Paper 91 The Evolution of Prayer Page 999
2. The person who prays should come into intimate social contact with the person for whom he is praying.
Prayer is the technique whereby, sooner or later, every religion becomes institutionalized. And in time prayer becomes associated with numerous secondary agencies, some helpful, others decidedly deleterious, such as priests, holy books, worship rituals, and ceremonials.
But the minds of greater spiritual illumination should be patient with, and tolerant of, those less endowed intellects that crave symbolism for the mobilization of their feeble spiritual insight. The strong must not look with disdain upon the weak. Those who are God-conscious without symbolism must not deny the grace-ministry of the symbol to those who find it difficult to worship Deity and to revere truth, beauty, and goodness without form and ritual. In prayerful worship, most mortals envision some symbol of the object-goal of their devotions.
6. THE PROVINCE OF PRAYER
Prayer, unless in liaison with the will and actions of the personal spiritual forces and material supervisors of a realm, can have no direct effect upon one's physical environment. While there is a very definite limit to the province of the petitions of prayer, such limits do not equally apply to the faith of those who pray.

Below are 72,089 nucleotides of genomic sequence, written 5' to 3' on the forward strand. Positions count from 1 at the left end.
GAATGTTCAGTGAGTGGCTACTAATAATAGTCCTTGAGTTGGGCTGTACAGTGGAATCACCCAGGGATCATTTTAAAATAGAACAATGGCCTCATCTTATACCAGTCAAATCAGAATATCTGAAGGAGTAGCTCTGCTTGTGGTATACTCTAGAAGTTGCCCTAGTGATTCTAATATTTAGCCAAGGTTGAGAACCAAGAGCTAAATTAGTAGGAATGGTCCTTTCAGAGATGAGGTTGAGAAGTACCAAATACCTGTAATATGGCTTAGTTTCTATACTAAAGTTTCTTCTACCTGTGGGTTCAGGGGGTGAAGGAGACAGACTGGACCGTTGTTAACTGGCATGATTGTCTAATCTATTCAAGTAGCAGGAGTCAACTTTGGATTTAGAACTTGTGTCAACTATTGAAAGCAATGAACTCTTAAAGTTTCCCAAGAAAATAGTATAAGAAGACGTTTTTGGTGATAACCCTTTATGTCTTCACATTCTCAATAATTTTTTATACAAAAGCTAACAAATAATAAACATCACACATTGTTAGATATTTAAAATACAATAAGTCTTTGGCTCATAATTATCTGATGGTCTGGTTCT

Prayer is not a technique for curing real and organic diseases, but it has contributed enormously to the enjoyment of abundant health and to the cure of numerous mental, emotional, and nervous ailments. And even in actual bacterial disease, prayer has many times added to the efficacy of other remedial procedures. Prayer has turned many an irritable and complaining invalid into a paragon of patience and made him an inspiration to all other human sufferers.
No matter how difficult it may be to reconcile the scientific doubtings regarding the efficacy of prayer with the ever-present urge to seek help and guidance from divine sources, never forget that the sincere prayer of faith is a mighty force for the promotion of personal happiness, individual self-control, social harmony, moral progress, and spiritual attainment.
Prayer, even as a purely human practice, a dialogue with one's alter ego, constitutes a technique of the most efficient approach to the realization of those reserve powers of human nature which are stored and conserved in the unconscious realms of the human mind. Prayer is a sound psychologic practice, aside from its religious implications and its spiritual significance. It is a fact of human experience that most persons, if sufficiently hard pressed, will pray in some way to some source of help.
Do not be so slothful as to ask God to solve your difficulties, but never hesitate to ask him for wisdom and spiritual strength to guide and sustain you while you yourself resolutely and courageously attack the problems at hand.
Prayer has been an indispensable factor in the progress and preservation of religious civilization, and it still has mighty contributions to make to the further enhancement and spiritualization of society if those who pray will only do so in the light of scientific facts, philosophic wisdom, intellectual sincerity, and spiritual faith. Pray as Jesus taught his disciples—honestly, unselfishly, with fairness, and without doubting.